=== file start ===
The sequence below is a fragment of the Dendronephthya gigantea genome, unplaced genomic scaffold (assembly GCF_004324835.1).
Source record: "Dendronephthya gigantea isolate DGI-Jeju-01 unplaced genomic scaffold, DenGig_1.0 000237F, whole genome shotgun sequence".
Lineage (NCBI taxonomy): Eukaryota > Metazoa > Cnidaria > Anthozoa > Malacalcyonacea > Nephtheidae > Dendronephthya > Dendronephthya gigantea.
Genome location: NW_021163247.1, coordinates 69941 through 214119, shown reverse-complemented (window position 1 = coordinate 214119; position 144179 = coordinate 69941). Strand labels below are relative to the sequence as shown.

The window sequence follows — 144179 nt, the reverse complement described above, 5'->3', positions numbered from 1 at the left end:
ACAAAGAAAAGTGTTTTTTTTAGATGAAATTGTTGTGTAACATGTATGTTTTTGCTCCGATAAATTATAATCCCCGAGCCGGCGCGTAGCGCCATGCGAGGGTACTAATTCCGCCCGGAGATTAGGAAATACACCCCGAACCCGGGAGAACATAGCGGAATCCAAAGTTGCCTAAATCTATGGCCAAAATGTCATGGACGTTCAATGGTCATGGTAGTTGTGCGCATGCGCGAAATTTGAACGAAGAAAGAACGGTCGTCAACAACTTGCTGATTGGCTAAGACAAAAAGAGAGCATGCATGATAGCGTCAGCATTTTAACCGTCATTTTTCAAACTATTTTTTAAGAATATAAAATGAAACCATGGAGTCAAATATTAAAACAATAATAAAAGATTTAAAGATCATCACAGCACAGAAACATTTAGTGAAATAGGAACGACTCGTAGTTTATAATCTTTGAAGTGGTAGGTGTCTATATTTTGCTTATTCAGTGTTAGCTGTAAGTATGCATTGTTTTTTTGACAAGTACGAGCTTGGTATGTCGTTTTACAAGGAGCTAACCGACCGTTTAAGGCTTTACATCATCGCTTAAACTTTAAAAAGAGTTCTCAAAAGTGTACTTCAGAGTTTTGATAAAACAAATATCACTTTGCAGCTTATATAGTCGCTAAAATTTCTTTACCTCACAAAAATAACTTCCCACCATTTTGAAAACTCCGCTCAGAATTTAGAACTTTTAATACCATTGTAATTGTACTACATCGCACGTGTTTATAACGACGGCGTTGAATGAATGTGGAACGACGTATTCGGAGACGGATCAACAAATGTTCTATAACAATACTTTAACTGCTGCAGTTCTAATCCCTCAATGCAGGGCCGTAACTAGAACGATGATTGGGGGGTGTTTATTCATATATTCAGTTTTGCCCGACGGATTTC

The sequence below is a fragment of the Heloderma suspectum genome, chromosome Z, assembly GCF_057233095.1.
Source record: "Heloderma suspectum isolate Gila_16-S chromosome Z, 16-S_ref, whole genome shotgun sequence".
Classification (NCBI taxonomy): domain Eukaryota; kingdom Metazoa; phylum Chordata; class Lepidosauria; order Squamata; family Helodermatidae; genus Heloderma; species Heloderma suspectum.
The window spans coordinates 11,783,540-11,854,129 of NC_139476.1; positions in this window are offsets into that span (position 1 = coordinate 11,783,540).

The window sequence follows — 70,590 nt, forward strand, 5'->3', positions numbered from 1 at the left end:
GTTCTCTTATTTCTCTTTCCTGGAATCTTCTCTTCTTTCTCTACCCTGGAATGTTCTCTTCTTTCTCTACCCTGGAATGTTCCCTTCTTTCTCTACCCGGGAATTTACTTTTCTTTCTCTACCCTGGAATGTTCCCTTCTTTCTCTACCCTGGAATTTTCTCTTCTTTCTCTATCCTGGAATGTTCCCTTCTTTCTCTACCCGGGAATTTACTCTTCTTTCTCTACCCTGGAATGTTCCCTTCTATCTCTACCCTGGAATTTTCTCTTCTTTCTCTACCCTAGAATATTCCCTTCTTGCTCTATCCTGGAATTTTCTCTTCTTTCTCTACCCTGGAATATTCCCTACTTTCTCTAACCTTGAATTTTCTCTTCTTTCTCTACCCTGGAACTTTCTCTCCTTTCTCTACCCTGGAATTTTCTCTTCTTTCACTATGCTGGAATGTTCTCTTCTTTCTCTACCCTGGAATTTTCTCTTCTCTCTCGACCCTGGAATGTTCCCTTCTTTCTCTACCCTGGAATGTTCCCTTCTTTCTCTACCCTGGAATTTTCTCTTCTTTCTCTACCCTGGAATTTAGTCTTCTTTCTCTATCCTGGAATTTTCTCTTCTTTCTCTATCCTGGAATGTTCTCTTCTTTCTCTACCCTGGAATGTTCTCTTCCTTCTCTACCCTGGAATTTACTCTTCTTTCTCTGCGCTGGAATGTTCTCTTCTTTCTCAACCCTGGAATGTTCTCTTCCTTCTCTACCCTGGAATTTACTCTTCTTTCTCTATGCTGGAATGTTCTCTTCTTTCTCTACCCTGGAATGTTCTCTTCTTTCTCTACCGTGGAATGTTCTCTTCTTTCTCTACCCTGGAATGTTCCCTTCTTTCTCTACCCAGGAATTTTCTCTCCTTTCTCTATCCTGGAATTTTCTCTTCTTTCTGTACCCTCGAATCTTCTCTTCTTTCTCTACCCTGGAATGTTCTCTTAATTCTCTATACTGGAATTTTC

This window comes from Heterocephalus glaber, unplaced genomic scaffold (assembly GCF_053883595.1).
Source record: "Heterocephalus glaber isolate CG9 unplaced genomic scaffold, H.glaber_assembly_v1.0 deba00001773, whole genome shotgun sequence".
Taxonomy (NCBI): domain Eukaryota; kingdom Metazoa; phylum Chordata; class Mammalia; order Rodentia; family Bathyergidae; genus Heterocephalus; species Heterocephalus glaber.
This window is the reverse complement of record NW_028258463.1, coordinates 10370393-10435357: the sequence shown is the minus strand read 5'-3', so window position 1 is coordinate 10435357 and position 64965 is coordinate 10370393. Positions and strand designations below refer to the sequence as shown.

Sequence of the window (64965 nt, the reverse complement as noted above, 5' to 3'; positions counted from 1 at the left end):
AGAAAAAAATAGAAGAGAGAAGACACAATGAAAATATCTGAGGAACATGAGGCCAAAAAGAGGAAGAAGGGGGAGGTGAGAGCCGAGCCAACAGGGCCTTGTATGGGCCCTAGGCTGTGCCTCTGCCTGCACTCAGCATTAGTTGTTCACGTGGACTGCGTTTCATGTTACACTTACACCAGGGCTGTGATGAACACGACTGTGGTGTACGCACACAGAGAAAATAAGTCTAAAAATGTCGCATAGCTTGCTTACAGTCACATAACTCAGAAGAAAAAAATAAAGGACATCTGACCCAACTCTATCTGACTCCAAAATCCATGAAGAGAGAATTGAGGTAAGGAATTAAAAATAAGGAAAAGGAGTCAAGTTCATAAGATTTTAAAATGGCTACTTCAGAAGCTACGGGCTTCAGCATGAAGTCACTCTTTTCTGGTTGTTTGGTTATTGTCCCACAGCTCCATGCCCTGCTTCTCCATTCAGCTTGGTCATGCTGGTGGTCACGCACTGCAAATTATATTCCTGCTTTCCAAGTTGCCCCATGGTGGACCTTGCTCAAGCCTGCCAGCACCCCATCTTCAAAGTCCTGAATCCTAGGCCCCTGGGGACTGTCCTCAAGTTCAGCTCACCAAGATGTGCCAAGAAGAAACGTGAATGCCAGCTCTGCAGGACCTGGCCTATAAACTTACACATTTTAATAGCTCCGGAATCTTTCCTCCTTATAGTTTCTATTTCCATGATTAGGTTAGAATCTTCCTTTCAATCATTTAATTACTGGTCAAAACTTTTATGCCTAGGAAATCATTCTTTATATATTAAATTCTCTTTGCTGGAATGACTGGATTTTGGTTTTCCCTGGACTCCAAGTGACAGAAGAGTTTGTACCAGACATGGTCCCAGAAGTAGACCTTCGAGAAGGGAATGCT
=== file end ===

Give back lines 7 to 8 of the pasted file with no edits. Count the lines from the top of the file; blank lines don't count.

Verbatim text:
The sequence below is a fragment of the Heloderma suspectum genome, chromosome Z, assembly GCF_057233095.1.
Source record: "Heloderma suspectum isolate Gila_16-S chromosome Z, 16-S_ref, whole genome shotgun sequence".